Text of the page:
|When reviewing my email first thing in the morning one of the most frequent questions I get from current bodybuilders or weight training enthusiasts like myself is questions regarding using the Leg Press and /or squatting after knee replacement surgery.
In fact, this is a question I see from older adults as well who are more inclined to use a leg Press than squatting weight on their back with a barbell.
Of course in the body of the email is the infamous, ” my surgeon said to either swim or get into a pool to exercise my legs” well if you were like me that didn’t go over too well. I was not about to give up my entire leg exercise routine and pretend I was 75 years old now and never saw the inside of a gym in my life.
But, I also was well aware now that some changes and modifications were in order when it came to weight training and my legs. I was never one in the first place who loaded up 500-600 pounds and did deep squats so, powerlifting was not something I excelled at or would have missed.
I did work on both the leg press and squats with moderate weights however and of course, that’s relative in a sense. After my surgery, though, I didn’t completely give up on either exercise.
Today nearly 18 years after knee replacement surgery, I still use both, though I favor the leg press as I find the leg press is excellent in balancing the weight and taking the strain off other parts of my body.
As you age and wear and tear sets in, its a smart move. For you younger lifters that feel the leg press is for sissys, you will also in time make the adjustments I assure you.
I presently use light weight and work on on a HIIT program with it to maximize a pump in the muscles and spur on new strength and growth as well.
You just need to understand after knee surgery that the days of loading up on heavy iron will have to stop but, you still can get in effective workouts without damaging your prosthesis.
I am a big believer in pre-fatiguing the quadriceps group before I get on the leg press for instance.
I may knock out two or three sets of leg extensions for 15-20 repetitions and then immediately go to either the leg press or the smith machine to knock out leg presses or light squats. Air squats are one of my favorite’s now as I get a good leg workout along with continued cardiovascular conditioning. Try for instance 10 rounds of air squats for 30 seconds work sets, 15 seconds rest between sets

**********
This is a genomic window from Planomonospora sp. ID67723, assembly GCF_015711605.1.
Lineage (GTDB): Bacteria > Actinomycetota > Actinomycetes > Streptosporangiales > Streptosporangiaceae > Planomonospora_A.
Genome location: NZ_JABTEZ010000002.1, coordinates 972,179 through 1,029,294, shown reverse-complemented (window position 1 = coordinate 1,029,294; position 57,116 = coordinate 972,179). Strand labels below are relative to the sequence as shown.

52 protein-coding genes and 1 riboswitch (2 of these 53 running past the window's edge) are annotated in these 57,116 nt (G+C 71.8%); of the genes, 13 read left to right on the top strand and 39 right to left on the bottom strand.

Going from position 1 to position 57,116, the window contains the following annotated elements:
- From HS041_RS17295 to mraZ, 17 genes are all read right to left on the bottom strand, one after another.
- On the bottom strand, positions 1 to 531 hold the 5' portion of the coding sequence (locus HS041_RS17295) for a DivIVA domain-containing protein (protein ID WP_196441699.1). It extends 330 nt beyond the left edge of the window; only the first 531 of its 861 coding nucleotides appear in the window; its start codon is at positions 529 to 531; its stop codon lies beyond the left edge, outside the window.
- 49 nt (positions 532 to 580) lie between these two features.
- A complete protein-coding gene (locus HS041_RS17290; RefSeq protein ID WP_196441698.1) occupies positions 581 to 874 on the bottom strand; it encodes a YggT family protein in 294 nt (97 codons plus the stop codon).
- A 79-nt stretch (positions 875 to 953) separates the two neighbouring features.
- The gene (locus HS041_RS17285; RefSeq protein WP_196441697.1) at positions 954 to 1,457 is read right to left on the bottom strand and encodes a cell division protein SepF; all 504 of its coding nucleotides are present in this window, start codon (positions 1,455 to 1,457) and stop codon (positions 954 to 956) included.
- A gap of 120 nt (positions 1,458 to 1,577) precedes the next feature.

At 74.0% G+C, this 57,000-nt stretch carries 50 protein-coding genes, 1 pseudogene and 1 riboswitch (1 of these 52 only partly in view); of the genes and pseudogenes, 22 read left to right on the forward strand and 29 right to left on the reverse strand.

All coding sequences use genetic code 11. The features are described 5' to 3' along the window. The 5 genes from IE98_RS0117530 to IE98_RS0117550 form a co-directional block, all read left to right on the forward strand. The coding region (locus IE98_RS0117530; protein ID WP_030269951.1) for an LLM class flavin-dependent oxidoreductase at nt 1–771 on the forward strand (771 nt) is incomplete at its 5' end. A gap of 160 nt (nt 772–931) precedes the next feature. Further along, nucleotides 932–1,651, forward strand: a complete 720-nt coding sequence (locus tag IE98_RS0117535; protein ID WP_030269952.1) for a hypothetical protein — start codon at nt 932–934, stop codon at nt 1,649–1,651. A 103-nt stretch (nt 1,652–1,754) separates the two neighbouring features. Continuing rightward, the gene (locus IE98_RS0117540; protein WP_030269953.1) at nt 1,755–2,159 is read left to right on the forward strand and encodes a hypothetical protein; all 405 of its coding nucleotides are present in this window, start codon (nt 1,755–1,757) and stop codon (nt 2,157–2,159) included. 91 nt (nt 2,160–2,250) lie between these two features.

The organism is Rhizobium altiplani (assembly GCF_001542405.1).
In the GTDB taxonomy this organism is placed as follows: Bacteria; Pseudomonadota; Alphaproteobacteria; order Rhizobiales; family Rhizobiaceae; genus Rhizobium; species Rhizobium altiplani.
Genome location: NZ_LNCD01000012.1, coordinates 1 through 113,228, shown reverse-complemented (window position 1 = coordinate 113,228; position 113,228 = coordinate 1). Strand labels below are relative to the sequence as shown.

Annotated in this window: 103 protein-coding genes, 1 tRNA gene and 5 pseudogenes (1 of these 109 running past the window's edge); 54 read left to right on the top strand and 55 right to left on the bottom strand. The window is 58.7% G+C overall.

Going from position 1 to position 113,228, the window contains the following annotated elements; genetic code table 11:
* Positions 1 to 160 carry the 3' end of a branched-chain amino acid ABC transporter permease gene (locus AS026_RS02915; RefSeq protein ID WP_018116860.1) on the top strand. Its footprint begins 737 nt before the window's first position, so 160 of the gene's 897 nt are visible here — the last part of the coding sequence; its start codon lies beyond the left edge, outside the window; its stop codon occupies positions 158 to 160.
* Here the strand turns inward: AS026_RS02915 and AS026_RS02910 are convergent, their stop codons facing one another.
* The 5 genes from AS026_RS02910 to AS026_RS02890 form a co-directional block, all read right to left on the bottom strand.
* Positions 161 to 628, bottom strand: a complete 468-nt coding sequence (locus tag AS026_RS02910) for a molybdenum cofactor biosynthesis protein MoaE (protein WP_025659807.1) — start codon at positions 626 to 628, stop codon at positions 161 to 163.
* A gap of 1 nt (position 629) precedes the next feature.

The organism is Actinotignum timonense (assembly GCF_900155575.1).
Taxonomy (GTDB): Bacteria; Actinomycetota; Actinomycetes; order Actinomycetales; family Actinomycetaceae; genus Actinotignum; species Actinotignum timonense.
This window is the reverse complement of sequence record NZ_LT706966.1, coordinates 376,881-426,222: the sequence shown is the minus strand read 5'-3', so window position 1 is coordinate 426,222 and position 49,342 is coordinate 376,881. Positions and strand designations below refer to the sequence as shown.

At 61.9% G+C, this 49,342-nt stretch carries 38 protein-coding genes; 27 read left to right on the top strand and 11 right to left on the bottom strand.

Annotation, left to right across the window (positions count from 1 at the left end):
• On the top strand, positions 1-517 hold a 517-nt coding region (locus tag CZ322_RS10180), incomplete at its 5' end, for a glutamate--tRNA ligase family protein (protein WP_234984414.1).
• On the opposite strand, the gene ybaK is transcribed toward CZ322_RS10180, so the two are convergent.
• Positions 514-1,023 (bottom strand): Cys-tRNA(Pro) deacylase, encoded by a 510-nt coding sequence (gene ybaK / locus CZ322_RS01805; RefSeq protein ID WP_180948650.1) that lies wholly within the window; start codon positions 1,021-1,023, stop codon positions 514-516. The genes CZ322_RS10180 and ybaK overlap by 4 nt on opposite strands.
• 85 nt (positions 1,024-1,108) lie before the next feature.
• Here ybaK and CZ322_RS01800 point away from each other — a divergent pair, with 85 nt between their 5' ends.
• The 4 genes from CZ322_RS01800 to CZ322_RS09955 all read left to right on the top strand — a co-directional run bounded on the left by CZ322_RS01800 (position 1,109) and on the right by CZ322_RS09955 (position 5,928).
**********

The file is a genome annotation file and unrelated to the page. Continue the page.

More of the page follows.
The weight I tend to use is between 200 and 250 pounds and you can do that for high reps. I will use 135 pounds as well at the end of my workout as fatique sets in and just knock out high repetitions to get the blood flowing through my quads and hamstrings’ as well.
If you are looking to go heavy like you did before or cannot face the fact you have to use lighter weight, then I recommend you do not have the knee replacement surgery done in the first place. That, however, will also depend on the level of pain you are in and how it has affected your quality of life.
Knock out a set of 20 repetitions with 225 pounds on the leg press then immediately follow that up with 20 bodyweight or air squats in other words, going as deep as your new knee will allow and tell me if your legs are not on fire after that.
You can use your imagination when it comes to working legs after knee surgery, just use some common sense, you want to be in it for the long haul.
And I realize that there are medical personnel right now that would think this may be a bit extreme, just work within and understand what your boundaries are in the first place, everyone is different and will have different starting weights etc….
I have been doing this now close to 18 years without incident. By the way, I continue to work my calves and hamstrings no different then I did before surgery with the same amount of weight etc…
Its the forces you put through the prosthesis with the heavy pressing movements that can damage and pre maturely wear it out.
But for heavens sake do not quit working your legs altogether or think you are doomed to a skinny or non functional pair of legs.
Where there is a will there is a way.
If I can be of more help in regards to this subject matter feel free to either email me at firstname.lastname@example.org or, leave a comment below.
Richard Haynes PTA,CPT
Total Joint Fitness LLC
Total Joint Fitness LLC